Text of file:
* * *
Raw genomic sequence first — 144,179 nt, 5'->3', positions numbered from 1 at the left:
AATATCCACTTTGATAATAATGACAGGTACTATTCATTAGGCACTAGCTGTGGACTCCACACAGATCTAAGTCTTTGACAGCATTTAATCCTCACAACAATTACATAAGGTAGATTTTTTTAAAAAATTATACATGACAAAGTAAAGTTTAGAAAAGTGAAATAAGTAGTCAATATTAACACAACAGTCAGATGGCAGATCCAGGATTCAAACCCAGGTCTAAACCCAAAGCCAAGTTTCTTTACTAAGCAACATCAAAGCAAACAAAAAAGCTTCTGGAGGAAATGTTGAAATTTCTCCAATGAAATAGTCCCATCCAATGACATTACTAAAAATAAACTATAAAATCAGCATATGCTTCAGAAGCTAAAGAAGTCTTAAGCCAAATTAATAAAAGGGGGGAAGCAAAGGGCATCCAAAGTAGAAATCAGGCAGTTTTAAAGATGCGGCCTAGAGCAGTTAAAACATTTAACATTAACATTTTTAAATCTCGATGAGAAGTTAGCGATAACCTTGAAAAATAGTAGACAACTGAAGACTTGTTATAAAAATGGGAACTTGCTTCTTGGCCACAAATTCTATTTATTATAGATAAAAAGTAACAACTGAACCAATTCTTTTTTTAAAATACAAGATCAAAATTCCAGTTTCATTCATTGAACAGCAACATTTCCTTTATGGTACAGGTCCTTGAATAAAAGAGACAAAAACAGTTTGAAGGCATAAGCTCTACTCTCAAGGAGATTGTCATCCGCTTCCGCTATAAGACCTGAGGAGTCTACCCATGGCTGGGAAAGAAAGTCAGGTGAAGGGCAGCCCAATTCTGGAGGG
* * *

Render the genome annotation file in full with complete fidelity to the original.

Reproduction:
Raw genomic sequence first — 144,179 nt, 5'->3', positions numbered from 1 at the left:
AATATCCACTTTGATAATAATGACAGGTACTATTCATTAGGCACTAGCTGTGGACTCCACACAGATCTAAGTCTTTGACAGCATTTAATCCTCACAACAATTACATAAGGTAGATTTTTTTAAAAAATTATACATGACAAAGTAAAGTTTAGAAAAGTGAAATAAGTAGTCAATATTAACACAACAGTCAGATGGCAGATCCAGGATTCAAACCCAGGTCTAAACCCAAAGCCAAGTTTCTTTACTAAGCAACATCAAAGCAAACAAAAAAGCTTCTGGAGGAAATGTTGAAATTTCTCCAATGAAATAGTCCCATCCAATGACATTACTAAAAATAAACTATAAAATCAGCATATGCTTCAGAAGCTAAAGAAGTCTTAAGCCAAATTAATAAAAGGGGGGAAGCAAAGGGCATCCAAAGTAGAAATCAGGCAGTTTTAAAGATGCGGCCTAGAGCAGTTAAAACATTTAACATTAACATTTTTAAATCTCGATGAGAAGTTAGCGATAACCTTGAAAAATAGTAGACAACTGAAGACTTGTTATAAAAATGGGAACTTGCTTCTTGGCCACAAATTCTATTTATTATAGATAAAAAGTAACAACTGAACCAATTCTTTTTTTAAAATACAAGATCAAAATTCCAGTTTCATTCATTGAACAGCAACATTTCCTTTATGGTACAGGTCCTTGAATAAAAGAGACAAAAACAGTTTGAAGGCATAAGCTCTACTCTCAAGGAGATTGTCATCCGCTTCCGCTATAAGACCTGAGGAGTCTACCCATGGCTGGGAAAGAAAGTCAGGTGAAGGGCAGCCCAATTCTGGAGGG